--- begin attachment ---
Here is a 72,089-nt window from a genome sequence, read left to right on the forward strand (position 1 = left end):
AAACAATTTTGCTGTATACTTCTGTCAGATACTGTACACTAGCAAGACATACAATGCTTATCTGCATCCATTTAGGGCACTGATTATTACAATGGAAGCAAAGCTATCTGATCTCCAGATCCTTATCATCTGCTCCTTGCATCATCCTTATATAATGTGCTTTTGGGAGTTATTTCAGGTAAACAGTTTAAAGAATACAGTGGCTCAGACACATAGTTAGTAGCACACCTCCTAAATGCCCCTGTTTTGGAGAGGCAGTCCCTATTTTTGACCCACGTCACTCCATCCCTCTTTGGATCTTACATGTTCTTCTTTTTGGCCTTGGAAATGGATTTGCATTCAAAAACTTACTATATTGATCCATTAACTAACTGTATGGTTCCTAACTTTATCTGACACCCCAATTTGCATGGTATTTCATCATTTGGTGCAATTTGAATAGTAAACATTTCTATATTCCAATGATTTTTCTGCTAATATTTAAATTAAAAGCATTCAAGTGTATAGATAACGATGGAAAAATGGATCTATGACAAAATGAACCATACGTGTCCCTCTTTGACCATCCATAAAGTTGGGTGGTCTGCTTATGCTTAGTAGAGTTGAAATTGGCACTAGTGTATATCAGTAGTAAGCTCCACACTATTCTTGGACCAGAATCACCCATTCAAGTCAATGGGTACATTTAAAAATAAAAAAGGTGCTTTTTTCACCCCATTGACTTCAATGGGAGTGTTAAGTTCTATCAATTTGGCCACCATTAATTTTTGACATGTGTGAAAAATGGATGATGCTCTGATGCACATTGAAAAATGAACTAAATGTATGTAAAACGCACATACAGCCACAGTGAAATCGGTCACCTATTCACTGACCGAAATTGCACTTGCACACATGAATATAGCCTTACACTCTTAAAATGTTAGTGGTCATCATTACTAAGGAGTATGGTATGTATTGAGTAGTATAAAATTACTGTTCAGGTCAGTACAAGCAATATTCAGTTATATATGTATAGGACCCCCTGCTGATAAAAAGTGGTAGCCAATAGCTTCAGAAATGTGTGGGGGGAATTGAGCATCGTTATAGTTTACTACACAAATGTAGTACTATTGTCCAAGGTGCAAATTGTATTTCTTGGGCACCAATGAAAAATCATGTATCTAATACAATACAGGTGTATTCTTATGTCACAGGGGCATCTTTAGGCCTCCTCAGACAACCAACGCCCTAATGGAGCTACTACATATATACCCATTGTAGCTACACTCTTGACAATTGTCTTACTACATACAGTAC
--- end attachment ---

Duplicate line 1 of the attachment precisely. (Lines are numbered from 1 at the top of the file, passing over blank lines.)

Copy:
Here is a 72,089-nt window from a genome sequence, read left to right on the forward strand (position 1 = left end):